Robert Evans now believes that for his son Joel, the Pass-Out Game "was something that he thought he could control-something that was secret from us. He didn't have the intent to hurt himself." Asphyxia Games-hyperventilating and holding your breath-have been around for decades. One version, Autoerotic Asphyxia, is used by some older boys and men as a way of intensifying sexual climax. The Chocking Game, done mostly for thrills and often in groups, does not derive from the darker psychological motives behind Anorexia and Self-Injury, but the Internet is fueling more extreme methods. Google certain keywords and with a few clicks on the right links you'll be connected to a spirited discussion about the Choking Game. One teen calls it "overrated," while another provides directions about how to play it, including the recommendation: "Have your Friend or 'Spotter' use his inner wrist to apply pressure to the Jugular Vein NOT THE WINDPIPE!!! "It's about pushing the envelope farther to have an extreme experience," says pediatrician Thomas Andrew, who points to popular television programs like Fear Factor to further explain the growing popularity of the choking trend. "We're living in an 'I dare you' culture." Andrew says that kids are adding Ropes, Belts and Plastic Bags to the Game. "And many are playing alone, which is so dangerous. They don't think of where it can lead. Death is not on their radar screen." For several years, Yahoo and AOL have been shutting down self-injury sites on their servers. But this kind of information is still available in online chat rooms, which are much harder to police. And short of violating the First Amendment's guaranteed right to free speech, there is frankly no way to eliminate these sites altogether. What parents need to do, say child-care professionals, is to pay more attention. "There are usually signs, some very ovious, to watch out for," says Lynn Grefe, CEO of the National Eating Disorders Association. Excessive exercise regimens and developing rituals around eating are Anorexia rip-offs. A rash of cuts on the body are signs of self-injury. Bloodshot Eyes, Dizziness and Red Marks on a child's neck are indications of the Choking Game. In 1998, when Caitlin Scafati was 15, she finally decided to talk to her parents about her cutting habits. They helped her to begin getting the counseling she needed. Now 23, recovered from her disorders and hoping to become a social worker, Caitlin says she had to scar her body and lose an unhealthy amount of weight before she recognized the danger the sites she was visiting. She has never accessed them again. Last April, Joel Evans would have turned 20. It was around that time that his father, Robert, having learned more about the Choking Game, felt a sense of relief. He could in some way finally understand how his son's death came about. "We initially had so many questions," says Phyllis Evans, "and doubts." The memory of finding her son that March night will never leave her. But, she says, "five years later, your heart heals a little. The pain is a little less intense."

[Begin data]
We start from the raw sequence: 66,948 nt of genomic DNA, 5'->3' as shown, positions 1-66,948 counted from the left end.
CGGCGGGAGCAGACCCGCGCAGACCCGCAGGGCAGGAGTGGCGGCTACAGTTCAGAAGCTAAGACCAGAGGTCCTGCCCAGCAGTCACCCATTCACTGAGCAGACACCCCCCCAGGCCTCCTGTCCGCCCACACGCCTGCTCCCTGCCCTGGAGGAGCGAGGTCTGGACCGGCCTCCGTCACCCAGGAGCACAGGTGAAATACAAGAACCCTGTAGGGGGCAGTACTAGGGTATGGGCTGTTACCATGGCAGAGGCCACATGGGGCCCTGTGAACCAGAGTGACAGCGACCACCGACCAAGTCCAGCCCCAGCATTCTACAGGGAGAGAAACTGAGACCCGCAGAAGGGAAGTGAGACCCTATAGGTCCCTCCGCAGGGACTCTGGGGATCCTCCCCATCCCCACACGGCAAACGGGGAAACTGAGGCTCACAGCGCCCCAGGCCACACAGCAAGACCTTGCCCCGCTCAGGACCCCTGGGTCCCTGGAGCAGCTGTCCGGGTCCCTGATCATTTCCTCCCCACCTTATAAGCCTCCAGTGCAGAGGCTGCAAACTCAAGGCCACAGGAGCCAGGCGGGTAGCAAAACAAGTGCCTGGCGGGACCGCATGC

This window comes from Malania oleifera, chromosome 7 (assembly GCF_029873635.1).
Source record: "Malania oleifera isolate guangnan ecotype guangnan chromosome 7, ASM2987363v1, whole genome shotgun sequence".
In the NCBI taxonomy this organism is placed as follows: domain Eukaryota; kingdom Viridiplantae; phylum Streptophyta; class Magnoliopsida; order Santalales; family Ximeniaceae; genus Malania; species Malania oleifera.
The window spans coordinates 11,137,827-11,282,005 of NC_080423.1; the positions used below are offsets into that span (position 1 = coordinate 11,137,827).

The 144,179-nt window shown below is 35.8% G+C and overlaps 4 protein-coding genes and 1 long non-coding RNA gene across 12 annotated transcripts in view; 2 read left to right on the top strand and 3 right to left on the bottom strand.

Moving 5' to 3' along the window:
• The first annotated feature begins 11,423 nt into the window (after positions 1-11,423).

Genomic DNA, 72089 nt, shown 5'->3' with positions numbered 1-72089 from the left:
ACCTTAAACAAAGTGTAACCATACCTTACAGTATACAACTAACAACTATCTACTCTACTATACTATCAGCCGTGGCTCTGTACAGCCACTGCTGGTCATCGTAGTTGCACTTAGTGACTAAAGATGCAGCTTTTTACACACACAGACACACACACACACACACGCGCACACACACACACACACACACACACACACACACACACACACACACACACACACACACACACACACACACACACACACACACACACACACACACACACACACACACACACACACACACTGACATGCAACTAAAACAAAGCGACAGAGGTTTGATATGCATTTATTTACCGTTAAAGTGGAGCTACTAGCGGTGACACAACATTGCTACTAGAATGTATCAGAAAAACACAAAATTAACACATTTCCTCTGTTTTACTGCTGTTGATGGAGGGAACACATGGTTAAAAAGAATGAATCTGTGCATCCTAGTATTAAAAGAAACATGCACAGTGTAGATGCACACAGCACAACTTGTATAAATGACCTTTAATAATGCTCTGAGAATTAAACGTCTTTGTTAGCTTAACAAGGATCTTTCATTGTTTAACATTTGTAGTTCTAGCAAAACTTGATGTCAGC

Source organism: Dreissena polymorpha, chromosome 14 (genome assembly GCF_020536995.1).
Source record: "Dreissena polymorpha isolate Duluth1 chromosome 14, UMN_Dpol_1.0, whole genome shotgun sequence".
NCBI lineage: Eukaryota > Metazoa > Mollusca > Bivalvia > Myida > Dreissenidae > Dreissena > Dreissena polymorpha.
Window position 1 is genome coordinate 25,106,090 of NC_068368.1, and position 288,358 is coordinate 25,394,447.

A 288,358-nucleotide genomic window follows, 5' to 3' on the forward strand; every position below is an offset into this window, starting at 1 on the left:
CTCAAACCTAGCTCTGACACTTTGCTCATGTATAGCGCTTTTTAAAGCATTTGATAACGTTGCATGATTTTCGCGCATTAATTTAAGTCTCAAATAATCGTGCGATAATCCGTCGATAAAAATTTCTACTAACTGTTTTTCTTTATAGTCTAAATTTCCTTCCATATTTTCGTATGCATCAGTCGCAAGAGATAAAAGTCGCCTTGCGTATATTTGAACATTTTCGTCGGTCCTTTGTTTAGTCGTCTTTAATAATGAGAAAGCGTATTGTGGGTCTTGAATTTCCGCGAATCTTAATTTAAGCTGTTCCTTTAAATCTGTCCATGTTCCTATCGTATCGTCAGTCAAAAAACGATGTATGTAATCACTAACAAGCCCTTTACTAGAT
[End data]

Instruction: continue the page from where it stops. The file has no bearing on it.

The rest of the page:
LEARN MORE ABOUT PROTECTING YOUR KIDS. GOD TO: rd.com/protectkids.